August 18, 2018 | Unregistered Commentercanadianna

I am an immigrant. A real immigrant, not the mythical one included in “progressive” speak when they declaim “We’re ALL immigrants.” I arrived in Canada, age 11, with my parents & my siblings — unheralded, with no reception committee waiting to greet us with flowers, parkas, or any other piece of Canadiana that might help us feel at home. Before being accepted as prospective Canadian residents, we had to undergo health checks in our country of origin & my parents probably had to provide some proof of being able to support our family. At that age, I did not pay attention to such details. There must have been plenty of paperwork to fill out.

Once in Canada, we learned two languages, albeit not perfectly, adapted to a different way of doing things, wishing not to stand out as being too different. After many years of hard work and after opening a small business, my parents finally decided to become Canadian citizens. Being underage, I could have become a citizen too, included in my parents’ naturalization but I decided to wait until I was able to make my own decision. During the interview with the immigration judge, I was asked a hypothetical question: Which country would I side with if a war erupted between Canada & my country of origin? My answer? That’s like asking me to choose between my mother and my father. I’m glad my answer did not disqualify me.

Why the long-winded family history? Because, as a conservative, I’m sick and tired of conservatives being portrayed as anti-immigrants. I’m sure there are other conservatives whose experience is similar to mine. We came, we adapted, we maintained our own traditions in our homes but did not demand that “the system” adapt to our own particular needs. We left whatever battles we fought back in the old country behind us, even if we looked back with receding waves of nostalgia. We used whatever opportunities were open to us to make a better life for ourselves and contributed to the Canadian fabric simply by obeying its laws, paying our taxes, and yes … we contributed bits of our own culture for other Canadians to enjoy if they so chose.

Maxime Bernier’s tweets have been interpreted as appealing to an anti-immigrant, bigoted, xenophobic conservative base — read extreme right-wing, alt-right, white supremacist base. Why is expressing concern about some new arrivals to Canada, about their seeming inability and/or unwillingness to adapt to the mores of Canadian life a censurable offence? Why is pointing out the Liberal government’s inability in facilitating newcomers’ adaptation and even encouraging their apartness an affront to the Canadian way? And why are commentators on this topic conflating legal immigrants with asylum seekers, bogus and real, as well as refugees, also bogus and real?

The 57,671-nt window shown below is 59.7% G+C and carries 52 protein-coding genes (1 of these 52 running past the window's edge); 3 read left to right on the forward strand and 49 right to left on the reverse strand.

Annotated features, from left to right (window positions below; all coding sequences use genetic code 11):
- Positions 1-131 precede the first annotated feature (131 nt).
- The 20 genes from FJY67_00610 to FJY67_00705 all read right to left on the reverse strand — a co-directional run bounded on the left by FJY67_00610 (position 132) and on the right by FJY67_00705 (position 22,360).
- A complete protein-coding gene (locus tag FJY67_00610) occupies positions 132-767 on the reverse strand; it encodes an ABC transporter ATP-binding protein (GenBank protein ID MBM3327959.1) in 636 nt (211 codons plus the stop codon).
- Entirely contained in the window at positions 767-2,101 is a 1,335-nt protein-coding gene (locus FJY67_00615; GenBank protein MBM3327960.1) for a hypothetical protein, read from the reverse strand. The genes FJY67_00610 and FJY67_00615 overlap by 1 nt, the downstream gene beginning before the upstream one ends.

August 21, 2018 | Unregistered CommenterGabby in QC

So who's playing "identity politics"?
The CBC, that's who.
In its transcript of the recent heckling incident in Quebec, the woman involved asks:
“BLAIN (repeatedly): Are you tolerant of Québécois de souche [white French Quebecers]?”

The translation "white French Quebecers” (my added emphasis) reeks of identity politics.
I am not a linguist nor of French origin but the white part has been needlessly injected into the phrase "Québécois de souche". A perusal of this explanation might have been illuminating for the person who translated that phrase.

“It is a basic instinct of man to communicate. And to communicate only means that the original message will be clearly sent in its equivalent context to the target audience. The main role of translators is to send the message across without any form of distortion or emphasis.” Again my added emphasis.

I suppose the PC crowd will bristle at & be outraged by “a basic instinct of man” … Sigh ...

August 22, 2018 | Unregistered CommenterGabby in QC

Gabby, I'm happy you directed me back here so I could see your comments. Well said.

August 22, 2018 | Unregistered Commentercanadianna